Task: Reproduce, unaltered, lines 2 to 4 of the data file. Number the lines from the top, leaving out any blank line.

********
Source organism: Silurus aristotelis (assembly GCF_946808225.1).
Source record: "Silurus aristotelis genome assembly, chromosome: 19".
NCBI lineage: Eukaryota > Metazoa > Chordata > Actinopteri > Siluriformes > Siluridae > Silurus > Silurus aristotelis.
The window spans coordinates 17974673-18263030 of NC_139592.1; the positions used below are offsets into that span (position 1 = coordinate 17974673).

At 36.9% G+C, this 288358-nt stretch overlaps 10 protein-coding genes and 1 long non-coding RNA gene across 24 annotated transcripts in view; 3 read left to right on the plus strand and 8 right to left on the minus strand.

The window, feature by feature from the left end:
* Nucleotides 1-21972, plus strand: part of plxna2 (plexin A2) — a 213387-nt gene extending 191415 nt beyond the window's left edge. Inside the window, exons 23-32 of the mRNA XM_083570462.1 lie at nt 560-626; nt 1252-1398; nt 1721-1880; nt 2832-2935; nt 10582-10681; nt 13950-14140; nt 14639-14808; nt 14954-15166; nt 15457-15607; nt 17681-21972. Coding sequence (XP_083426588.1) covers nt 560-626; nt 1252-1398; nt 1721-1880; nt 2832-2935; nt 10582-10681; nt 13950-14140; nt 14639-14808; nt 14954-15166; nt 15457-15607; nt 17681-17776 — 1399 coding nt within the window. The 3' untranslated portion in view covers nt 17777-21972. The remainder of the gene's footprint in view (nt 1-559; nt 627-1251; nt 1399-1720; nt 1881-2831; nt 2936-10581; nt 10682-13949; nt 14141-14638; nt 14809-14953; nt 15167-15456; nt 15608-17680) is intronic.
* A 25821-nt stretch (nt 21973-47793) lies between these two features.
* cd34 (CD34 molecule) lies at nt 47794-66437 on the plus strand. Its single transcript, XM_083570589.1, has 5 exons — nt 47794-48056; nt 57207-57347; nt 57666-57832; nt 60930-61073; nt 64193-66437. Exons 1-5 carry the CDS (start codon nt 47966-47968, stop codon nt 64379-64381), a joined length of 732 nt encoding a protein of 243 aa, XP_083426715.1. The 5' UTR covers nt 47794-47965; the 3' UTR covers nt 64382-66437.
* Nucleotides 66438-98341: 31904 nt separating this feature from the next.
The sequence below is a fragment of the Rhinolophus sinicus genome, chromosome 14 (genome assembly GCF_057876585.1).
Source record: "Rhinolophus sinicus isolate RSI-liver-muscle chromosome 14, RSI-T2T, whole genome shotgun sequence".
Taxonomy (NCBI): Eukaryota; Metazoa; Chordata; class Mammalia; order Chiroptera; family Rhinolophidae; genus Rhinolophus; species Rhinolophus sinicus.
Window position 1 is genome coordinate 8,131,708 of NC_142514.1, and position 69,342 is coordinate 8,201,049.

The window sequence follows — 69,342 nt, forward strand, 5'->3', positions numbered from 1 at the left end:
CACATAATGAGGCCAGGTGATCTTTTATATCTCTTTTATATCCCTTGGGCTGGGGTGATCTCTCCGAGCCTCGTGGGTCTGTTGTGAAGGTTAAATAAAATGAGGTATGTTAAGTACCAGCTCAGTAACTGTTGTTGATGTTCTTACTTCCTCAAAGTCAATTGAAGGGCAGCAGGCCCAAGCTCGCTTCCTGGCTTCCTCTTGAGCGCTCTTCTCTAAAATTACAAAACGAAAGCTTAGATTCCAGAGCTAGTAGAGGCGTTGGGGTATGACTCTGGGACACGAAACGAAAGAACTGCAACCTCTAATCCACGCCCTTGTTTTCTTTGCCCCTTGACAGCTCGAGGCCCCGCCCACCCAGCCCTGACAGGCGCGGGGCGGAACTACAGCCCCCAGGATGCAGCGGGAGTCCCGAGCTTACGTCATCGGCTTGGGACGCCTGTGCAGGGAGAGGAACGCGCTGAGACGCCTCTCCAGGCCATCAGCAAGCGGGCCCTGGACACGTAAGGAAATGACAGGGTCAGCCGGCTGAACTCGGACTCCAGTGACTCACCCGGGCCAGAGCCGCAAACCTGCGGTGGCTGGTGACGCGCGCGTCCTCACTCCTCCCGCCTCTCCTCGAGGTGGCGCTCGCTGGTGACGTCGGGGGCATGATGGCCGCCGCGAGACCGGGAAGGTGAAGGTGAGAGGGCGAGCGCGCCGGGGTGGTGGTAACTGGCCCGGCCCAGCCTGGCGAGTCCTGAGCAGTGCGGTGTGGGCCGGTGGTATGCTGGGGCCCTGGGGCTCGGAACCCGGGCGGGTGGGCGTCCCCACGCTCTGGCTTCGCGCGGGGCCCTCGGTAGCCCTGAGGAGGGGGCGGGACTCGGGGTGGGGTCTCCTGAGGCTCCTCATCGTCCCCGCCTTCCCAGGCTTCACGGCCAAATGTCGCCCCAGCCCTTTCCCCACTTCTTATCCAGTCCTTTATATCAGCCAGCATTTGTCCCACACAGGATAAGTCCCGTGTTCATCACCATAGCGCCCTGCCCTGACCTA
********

Source record: "Silurus aristotelis genome assembly, chromosome: 19".
NCBI lineage: Eukaryota > Metazoa > Chordata > Actinopteri > Siluriformes > Siluridae > Silurus > Silurus aristotelis.
The window spans coordinates 17974673-18263030 of NC_139592.1; the positions used below are offsets into that span (position 1 = coordinate 17974673).